Have you outgrown your current business premises? Are you considering leasing new commercial premises?

Tuesday 6th April 2021

Before you sign off on Heads of Terms for a new lease there are various matters to consider, legal and otherwise but make sure that you have thought through the following points carefully as they could save you thousands of pounds later on if you agree them with your landlord or their agent at the outset.

Limit your repair obligations by reference to a photographic schedule of condition.

If you take on board only one of these points let it be this one. Dilapidations claims by landlords at the end of commercial leases can amount to many thousands of pounds and, even if settled by commercial negotiation between dilapidations surveyors on behalf of each of the parties (as they often are), it can still be a lengthy, costly and stressful process.

To put yourself in the best position at the end of your lease and minimise the repair works you may be required to undertake or pay for, when negotiating Heads of Terms for a new lease insist that you are not required to put or keep the premises in any better state than it is in when you take it. This must be evidenced by a detailed written and photographic schedule of condition, ideally prepared by an experienced surveyor, showing the state of repair and condition of the premises at the outset of the lease in as much details as possible. The schedule is agreed between the parties and attached to the lease before the lease is completed.

Any claim for breach of tenant repair obligations (whether during or at the end of the lease) must take into account the evidence in the schedule which prevents tenants having to leave premises in a better state than they took them.

Whilst primarily of benefit to the tenant, schedules of condition can also benefit the landlord as they provide concrete comparable evidence for landlord’s surveyors to use when preparing dilapidations schedules which can reduce the time taken to settle claims at the end of the lease.

How long do you want to be tied in for?

Breaks and Options

When agreeing to take a new lease, it can be difficult to say with any certainty how long you may wish to remain in those premises. Lease terms can be agreed for any number of years but commonly leases are signed for 3, 5, 7 or 10 years. If you want the flexibility to be able to remain in the premises for a longer period if all goes to plan but the freedom to leave if circumstances change and you need to expand quicker than you planned or downsize if necessary you may wish to ask for a break option in the lease to allow you to exit part way through the lease term by serving notice on the landlord. An alternative to this would be to agree a shorter initial lease term but with a contractual option to renew the lease if you wish to stay. This would provide certainty that you may remain for a longer period without having to commit to it from day 1.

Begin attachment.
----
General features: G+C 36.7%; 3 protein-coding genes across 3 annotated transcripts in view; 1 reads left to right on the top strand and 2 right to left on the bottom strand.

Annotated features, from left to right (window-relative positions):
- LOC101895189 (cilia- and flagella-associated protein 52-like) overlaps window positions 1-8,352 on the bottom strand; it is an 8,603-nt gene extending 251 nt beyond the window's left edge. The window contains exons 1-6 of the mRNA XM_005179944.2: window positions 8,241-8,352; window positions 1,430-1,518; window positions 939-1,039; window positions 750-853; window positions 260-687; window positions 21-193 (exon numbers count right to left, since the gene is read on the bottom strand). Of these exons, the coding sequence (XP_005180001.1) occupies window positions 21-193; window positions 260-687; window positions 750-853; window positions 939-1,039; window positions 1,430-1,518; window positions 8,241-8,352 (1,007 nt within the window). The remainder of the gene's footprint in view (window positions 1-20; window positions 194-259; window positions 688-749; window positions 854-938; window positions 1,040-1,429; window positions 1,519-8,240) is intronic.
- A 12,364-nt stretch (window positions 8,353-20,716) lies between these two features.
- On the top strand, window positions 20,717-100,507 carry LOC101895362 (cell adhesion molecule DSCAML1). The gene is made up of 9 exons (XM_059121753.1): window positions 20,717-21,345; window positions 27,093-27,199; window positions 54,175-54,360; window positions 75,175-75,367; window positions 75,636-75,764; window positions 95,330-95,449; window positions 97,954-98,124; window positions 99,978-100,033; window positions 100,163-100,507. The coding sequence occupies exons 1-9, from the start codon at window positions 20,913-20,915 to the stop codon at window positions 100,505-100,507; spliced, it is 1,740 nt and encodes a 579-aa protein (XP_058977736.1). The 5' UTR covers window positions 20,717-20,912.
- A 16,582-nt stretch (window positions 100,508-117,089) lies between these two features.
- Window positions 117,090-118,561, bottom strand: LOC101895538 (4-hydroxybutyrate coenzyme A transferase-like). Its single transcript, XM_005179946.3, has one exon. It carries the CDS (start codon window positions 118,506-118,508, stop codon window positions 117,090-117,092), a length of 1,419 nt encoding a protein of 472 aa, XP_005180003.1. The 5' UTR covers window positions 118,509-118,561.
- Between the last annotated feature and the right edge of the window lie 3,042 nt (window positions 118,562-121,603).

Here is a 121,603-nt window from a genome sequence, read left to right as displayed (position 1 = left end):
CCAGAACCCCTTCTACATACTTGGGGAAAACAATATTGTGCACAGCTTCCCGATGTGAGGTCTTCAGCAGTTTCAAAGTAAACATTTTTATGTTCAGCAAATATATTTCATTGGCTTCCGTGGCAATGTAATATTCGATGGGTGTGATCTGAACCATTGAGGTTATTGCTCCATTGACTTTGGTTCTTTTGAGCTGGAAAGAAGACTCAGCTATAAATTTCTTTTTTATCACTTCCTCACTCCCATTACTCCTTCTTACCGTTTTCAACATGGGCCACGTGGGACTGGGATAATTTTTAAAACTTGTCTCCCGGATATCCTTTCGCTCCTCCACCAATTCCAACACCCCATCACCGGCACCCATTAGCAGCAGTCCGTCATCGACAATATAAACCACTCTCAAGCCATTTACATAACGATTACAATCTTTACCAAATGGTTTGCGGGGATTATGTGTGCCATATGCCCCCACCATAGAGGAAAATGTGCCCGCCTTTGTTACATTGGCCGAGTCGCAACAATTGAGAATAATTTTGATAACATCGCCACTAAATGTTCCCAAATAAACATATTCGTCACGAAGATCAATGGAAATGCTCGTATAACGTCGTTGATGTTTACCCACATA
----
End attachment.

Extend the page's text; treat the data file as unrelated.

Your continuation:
A shorter lease with an option to renew can also be beneficial from an ‘SDLT’ (Stamp Duty Land Tax) position as if you are liable to pay SDLT on your lease, this would be calculated on the length of the lease. Break options are not taken into consideration when calculating SDLT liability. A tenant may therefore be liable for SDLT on a 10 year lease at the outset of that lease, even if it exercises a break option after 5 years. No SDLT would be refunded by HMRC.

Assignment and Subletting

Another way to enable a tenant to move on from premises part way through a lease term is the ability to assign (transfer) the lease to another tenant (an assignee) or to sublet the premises. These are also possibilities to consider and negotiate at the outset of your lease as the ability to assign or sublet either whole or part(s) of the premises during the lease term must be documented in the lease. The lease will contain various conditions which must be complied with if assignment or sub-letting is to be permitted by the landlord. Usually on assignment of a lease the original tenant will be required to sign an Authorised Guarantee Agreement (AGA) guaranteeing the incoming tenant (assignee).

These are just a few of the points which the Commercial Property Solicitors at Waldrons are able to advise you on in relation to business leases and once Heads of Terms are agreed we can help you to negotiate and complete the lease documentation itself.

As Heads of Terms are often agreed before tenants instruct us it is important that you are aware of the potential pitfalls and negotiate the best terms for your business at the outset.

Please contact Sarah, Peter, Michelle or Natalie in the Commercial Property Team at Waldrons on 01384 811811 if you require assistance with leases or any other Commercial Property matters. We are always happy to talk to you before you agree final Heads of Terms if you have any questions.